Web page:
MH: Yes, it definitely was. I wanted to have an issue that would pass The Bechdel test, where there are two main female characters who talk about something besides men. Usually that's in film, but I thought it would make for a good challenge here. We've very rarely seen Illyria in a context that doesn't involve one of the male characters, and usually her story revolves around them in some way. Which makes sense in the main series since everyone revolves around Angel to some degree, but, I wanted this to really be -her- story. And while I know she's this kind of amorphous, not really gendered character, she appears in a female body to the world. So some of how she's perceived has to do with the shell she's in, and it influences how other characters treat her. Which then influences how she views them.

This feeling of otherness is one of the main themes I wanted to explore in the series, from a feminist perspective. Feeling out of place in the world, alien in your own body, somehow inherently wrong. Illyria commented in the series about feeling like the wrong size, for instance, and being cut off from the world she understood. Those always felt like metaphors to me, while also being literally true for the character. Obviously not just women feel that way, but it's one of the ways I identify with the character and one of the core issues she's been dealing with since the beginning. So it felt right to make it a major element of her arc.

Buffyfest: Illyria speaks in another language here.  Was this language derived from anything that already exists?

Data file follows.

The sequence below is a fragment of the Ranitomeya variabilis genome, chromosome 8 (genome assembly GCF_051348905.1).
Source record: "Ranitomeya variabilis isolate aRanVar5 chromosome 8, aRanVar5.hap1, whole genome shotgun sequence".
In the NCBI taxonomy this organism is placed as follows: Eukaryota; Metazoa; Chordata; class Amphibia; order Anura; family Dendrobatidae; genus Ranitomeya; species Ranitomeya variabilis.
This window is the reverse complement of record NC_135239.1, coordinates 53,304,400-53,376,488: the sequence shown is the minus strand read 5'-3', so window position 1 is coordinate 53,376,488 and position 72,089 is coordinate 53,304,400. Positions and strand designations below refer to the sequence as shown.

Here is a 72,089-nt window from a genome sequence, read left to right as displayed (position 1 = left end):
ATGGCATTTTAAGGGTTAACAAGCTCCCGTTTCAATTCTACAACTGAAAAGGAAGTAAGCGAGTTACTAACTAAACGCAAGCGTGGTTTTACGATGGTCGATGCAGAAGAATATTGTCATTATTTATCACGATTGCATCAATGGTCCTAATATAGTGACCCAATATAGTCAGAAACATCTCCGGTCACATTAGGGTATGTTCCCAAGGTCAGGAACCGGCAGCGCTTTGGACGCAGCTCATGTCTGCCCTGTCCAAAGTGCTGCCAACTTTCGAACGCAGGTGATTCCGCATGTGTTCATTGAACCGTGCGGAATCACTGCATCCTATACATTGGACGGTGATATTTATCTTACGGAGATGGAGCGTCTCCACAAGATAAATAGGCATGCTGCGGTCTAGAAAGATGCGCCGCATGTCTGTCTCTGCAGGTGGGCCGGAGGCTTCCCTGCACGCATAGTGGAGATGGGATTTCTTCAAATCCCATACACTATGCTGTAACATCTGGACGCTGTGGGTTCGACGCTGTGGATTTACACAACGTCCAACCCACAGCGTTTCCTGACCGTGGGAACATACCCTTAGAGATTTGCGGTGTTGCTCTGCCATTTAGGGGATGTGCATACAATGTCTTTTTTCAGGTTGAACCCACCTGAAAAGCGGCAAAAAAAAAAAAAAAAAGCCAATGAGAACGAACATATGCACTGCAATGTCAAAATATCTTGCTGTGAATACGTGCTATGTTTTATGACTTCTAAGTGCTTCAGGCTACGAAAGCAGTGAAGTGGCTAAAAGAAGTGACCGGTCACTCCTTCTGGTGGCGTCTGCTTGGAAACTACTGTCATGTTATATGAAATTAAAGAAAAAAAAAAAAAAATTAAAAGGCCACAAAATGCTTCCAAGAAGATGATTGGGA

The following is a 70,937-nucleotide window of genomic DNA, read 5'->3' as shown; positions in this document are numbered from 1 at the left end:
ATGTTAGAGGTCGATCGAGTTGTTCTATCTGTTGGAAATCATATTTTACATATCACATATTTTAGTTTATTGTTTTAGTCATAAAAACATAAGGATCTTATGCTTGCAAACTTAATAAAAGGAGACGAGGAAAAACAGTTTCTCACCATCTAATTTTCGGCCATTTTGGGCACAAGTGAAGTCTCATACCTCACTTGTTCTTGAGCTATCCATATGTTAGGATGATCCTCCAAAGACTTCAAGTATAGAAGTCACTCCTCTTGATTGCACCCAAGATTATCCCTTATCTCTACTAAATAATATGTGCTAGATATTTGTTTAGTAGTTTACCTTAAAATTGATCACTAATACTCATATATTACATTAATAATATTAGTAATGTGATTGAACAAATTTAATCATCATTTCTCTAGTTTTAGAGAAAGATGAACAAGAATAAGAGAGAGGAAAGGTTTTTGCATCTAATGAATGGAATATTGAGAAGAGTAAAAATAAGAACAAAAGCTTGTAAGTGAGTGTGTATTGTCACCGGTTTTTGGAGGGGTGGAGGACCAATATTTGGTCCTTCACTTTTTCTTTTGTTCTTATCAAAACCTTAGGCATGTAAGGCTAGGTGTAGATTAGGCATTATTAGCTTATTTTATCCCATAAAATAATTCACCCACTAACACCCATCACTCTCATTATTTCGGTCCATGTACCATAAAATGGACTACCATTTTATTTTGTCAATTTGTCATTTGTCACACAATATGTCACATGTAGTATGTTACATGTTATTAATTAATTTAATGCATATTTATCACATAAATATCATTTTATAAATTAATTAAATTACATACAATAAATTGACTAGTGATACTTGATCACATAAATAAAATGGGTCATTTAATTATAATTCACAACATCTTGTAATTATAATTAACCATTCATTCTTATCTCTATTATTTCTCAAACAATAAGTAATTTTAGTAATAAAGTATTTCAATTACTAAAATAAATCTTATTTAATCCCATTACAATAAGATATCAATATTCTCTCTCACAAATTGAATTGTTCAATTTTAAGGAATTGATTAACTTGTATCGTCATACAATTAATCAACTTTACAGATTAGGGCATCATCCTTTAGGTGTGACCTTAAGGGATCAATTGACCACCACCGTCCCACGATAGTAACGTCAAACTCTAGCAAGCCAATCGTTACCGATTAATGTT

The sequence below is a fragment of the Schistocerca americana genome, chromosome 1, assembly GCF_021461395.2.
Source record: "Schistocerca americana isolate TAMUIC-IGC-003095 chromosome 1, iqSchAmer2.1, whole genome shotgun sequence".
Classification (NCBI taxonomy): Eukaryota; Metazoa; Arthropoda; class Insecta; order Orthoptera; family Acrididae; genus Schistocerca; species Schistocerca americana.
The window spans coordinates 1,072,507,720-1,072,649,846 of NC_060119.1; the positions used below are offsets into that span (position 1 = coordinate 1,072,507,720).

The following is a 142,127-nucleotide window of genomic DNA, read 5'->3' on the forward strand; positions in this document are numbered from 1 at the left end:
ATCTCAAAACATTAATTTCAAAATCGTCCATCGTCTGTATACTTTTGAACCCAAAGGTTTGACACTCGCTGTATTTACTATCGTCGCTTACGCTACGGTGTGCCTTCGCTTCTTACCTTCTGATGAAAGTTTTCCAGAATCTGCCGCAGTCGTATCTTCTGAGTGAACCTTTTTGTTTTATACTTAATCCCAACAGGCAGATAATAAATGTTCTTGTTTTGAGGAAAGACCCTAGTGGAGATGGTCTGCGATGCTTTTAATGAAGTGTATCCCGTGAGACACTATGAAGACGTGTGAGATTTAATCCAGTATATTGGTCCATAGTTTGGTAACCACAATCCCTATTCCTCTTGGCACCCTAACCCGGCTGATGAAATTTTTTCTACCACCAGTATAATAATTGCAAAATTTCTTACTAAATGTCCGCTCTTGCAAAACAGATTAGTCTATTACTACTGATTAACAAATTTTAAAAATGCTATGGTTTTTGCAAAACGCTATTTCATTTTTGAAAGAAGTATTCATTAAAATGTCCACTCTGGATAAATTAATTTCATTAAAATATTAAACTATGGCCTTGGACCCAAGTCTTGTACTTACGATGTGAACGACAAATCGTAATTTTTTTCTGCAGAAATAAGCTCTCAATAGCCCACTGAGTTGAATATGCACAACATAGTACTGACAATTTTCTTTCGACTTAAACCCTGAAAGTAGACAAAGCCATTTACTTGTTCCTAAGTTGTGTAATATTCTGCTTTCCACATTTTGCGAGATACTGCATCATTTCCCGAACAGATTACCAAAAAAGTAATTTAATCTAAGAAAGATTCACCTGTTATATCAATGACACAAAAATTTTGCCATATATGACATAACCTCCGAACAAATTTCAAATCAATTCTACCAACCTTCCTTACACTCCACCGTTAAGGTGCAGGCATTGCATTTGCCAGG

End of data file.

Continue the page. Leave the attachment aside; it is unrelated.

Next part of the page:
MH: Yes! The big influence is Elvish, although phonetically, I didn't attempt to spell anything like Tolkien did. I love the lyric quality of that language so I based a number of words loosely on how certain Elvish ones sound. There are also a lot of anagrams, such as Tirmek! That's Kermit with the letters rearranged. Because he's my favorite muppet and I love him dearly.

Buffyfest: There's a huge shift in Illyria's character that's expressed mostly in half thoughts and Elena's art, would you elaborate on what's happening to Illyria during this sequence?

MH: It's really two things. 1. A profound realization of who she's been, who she could be, and who she actually is. What it cost, why it matters, and what's to come. It's a moment of sort of excruciating insight, of bringing everything together that she's been feeling, dreaming, and questioning. 2. A reclamation, but you won't know of precisely what until #4.

When she reaches out to touch the stone she's mirroring what Fred did in A Hole in the World (which has been a theme throughout) and the curiosity that partly led to her death. I wanted to show Illyria having some of that same curiosity, being drawn to something beyond herself, and experiencing an emotional shift and a certain kind of "ending". It's deliberately abstract and vaguely poetic, since I don't think you can describe something like that in any kind of linear, clear way. Illyria is a bit of a self-important character, which makes her perfect for expressing your own existential dread. Not to mention the subtle physical alterations that indicate the inner changes visually.

What I hope the scene accomplishes is the idea that Illyria's awareness has shifted, or is at least starting to. She sees herself and the world in a different way, which culminates in issue #4. And it's these moments combined that shape her arc.